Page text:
With Lyme disease, the big question is, “is it really gone?” When symptoms improve, sometimes all the spirochetes have been killed, but not always. Instead, what’s happening may be the disease equivalent of that deceptive calm at the end of a creepy movie; just when you think it’s safe to go back in the water, it’s not. Worse, Lyme disease can seem to shape-shift, to present with a whole new constellation of symptoms.
Eight years ago, Aucott, along with Antony Rosen, M.D., head of the Division of Rheumatology, and immunologist Mark Solosky, Ph.D., officially started a clinical research program. “We decided it was the perfect opportunity to put together a classic translational research program,” says Aucott, “one that bridges patients and the laboratory.”
The focus of Aucott’s research is “this whole phenomenon we call post-treatment Lyme disease syndrome” (PTLDS). “Patients call it chronic Lyme disease, but we’ve tried to get away from that,” because it’s not entirely accurate. “It’s a distinct part of Lyme disease that happens in a subset of patients who, when treated with antibiotics, don’t fully recover their health. That’s the controversial part of Lyme disease, because it’s much harder to get a handle on.” For example, some of the key symptoms – fatigue, pain, and inability to think clearly, or other cognitive issues – are not-very-specific pegs that could fit the description of many illnesses. “Some people think it’s really nebulous,” Aucott adds, “and to some extent, they’re right. Because there is not real blood test for PTLDS. Patients know they aren’t getting better, but until there’s a blood test to confirm that you have PTLDS, it’s going to be very hard to separate those symptoms from those of other syndromes like fibromyalgia or chronic fatigue.”
Aucott and Solosky are actively looking for biomarkers – telltale molecular signs that say, “this person still has Lyme disease.” Right now, there’s a test that can show that someone has antibodies to Lyme disease, but that’s about all it shows. “The test shows exposure, and exposure is not the same as active infection,” says Aucott. “For instance, I have antibodies to chicken pox because I had it when I was a kid, but it doesn’t mean I have chicken pox today. Those antibodies have a memory, and they stay in your system for years or decades. But the presence of antibodies doesn’t mean someone is actively sick from the infection; it just means your immune system has been exposed to it sometime in the past.” Another issue: Even if the antibodies show up, it doesn’t necessarily mean that someone’s fatigue is due to Lyme disease. It could be something else. Still other issues: The antibodies can sometimes go away. “It’s not predictable what they’re going to do.” Also: “You can get it more than once, because there are different strains. You’re not protected; I’ve had patients who have gotten it two or three times.”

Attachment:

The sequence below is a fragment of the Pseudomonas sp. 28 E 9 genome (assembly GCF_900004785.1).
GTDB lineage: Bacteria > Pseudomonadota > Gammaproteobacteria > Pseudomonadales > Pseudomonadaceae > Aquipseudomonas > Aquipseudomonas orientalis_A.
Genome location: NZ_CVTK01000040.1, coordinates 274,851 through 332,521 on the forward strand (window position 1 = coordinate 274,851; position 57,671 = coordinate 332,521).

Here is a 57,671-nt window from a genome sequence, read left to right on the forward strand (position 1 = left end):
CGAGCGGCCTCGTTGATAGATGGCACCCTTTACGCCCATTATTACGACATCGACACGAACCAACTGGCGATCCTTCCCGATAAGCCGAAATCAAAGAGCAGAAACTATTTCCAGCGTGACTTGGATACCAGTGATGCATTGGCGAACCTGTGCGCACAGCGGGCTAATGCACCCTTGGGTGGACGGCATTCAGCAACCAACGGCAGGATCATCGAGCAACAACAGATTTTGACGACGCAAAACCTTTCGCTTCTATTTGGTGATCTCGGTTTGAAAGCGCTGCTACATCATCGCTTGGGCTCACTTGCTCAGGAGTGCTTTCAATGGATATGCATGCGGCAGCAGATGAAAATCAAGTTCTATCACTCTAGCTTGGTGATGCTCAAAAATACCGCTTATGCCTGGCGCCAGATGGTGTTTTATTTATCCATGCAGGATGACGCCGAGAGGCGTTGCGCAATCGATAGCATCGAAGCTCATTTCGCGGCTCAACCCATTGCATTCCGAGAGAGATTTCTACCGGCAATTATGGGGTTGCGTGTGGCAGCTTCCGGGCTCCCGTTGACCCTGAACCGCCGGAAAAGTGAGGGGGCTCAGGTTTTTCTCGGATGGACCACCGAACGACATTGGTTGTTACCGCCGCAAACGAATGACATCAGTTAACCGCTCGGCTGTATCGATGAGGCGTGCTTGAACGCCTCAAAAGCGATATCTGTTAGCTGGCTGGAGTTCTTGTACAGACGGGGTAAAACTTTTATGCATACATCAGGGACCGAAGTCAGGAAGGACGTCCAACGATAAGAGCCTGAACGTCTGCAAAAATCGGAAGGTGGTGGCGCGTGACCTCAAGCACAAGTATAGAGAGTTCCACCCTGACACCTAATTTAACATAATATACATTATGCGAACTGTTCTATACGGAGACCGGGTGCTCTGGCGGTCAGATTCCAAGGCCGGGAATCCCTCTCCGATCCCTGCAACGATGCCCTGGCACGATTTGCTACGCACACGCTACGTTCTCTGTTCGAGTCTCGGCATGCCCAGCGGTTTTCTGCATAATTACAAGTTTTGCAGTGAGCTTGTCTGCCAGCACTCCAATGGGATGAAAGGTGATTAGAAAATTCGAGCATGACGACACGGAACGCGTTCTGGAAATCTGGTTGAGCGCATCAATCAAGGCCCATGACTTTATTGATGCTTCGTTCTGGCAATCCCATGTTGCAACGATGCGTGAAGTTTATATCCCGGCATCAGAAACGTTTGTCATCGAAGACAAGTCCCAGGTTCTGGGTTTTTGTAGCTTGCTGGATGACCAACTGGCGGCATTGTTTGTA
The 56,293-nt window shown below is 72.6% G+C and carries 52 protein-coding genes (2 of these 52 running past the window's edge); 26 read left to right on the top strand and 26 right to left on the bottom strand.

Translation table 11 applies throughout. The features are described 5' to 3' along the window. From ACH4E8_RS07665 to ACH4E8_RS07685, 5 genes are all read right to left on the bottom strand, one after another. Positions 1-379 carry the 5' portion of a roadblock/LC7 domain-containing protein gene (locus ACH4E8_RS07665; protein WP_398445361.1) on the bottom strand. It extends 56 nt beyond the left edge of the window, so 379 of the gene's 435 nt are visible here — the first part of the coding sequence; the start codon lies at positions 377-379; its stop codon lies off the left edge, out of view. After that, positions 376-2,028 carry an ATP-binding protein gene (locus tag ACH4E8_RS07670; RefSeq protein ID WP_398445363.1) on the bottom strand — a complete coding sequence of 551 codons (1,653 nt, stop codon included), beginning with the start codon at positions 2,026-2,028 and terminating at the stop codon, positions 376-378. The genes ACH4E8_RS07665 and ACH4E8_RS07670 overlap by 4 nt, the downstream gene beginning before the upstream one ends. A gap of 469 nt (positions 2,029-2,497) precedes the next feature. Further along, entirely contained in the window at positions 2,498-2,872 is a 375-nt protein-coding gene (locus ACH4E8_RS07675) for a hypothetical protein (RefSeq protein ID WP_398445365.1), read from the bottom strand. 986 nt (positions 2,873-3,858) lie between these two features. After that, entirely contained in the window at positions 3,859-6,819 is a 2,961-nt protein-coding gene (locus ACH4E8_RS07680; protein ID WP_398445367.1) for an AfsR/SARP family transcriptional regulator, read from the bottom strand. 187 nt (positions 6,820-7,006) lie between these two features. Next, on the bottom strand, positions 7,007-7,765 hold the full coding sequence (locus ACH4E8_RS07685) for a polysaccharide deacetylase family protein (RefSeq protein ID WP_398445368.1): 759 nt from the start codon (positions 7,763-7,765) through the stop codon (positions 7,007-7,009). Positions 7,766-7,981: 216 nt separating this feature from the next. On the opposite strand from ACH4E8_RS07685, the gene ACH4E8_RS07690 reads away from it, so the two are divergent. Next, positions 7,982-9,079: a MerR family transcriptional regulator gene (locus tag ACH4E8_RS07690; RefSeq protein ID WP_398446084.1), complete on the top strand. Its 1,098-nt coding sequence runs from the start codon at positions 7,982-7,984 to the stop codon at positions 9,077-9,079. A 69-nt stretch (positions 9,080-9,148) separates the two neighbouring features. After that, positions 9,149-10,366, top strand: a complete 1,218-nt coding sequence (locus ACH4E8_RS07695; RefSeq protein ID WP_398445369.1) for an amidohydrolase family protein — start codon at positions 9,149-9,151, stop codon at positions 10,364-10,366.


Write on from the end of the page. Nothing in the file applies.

With Lyme disease, the big question is, “is it really gone?” When symptoms improve, what’s happening may be the disease equivalent of that deceptive calm at the end of a creepy movie; just when you think it’s safe to go back in the water, it’s not.
In highly sophisticated detective work, Aucott and Solosky are studying patients using proteomics – the study of ultra-specific proteins, which are like footprints in the blood. “What makes our study very unique is that we have the patients at the time of their initial diagnosis, when they have the rash, before they even get antibiotics,” says Aucott. “Then we follow them for seven visits,” taking blood samples each time. “So we can follow these proteomic shifts” – the trail of the footprints – “just like you would in a patient who’s having a heart attack, except our time scale isn’t a matter of hours, but many months.” The goal is to find changes over time that can lead to a test that says, “This person still has active Lyme disease,” or “the disease is not active in this person.”
The real Holy Grail, Aucott continues, “would be if we can find a pattern that identifies people who are destined not to recover completely, the people who are going to need further intervention because they’re destined to go on to PTLDS. In medicine, we like to treat people, but then we also like to repeat their test and show that they’re cured. Like in cancer, you repeat the CT scan, or in a heart attack, you repeat the EKG. But in Lyme disease, there’s nothing to repeat, nothing to show that the person has recovered.”
Still other things to think about: When someone with Lyme disease doesn’t get better, is it because the antibiotics didn’t kill every last bacteria and a few remain dormant? “That’s one hypothesis. Or maybe the infection triggered an autoimmune disease; there’s good precedent for that, as in rheumatoid arthritis. Or maybe it’s a combination of the two; maybe most of the infection is gone, but that little bit triggers an ongoing inflammation.”
Hopkins is the first academic medical center to “formally embrace the challenge of doing research on these chronically ill patients that nobody seems to understand,” Aucott states. “I’m really proud of Johns Hopkins for being willing to tackle this.”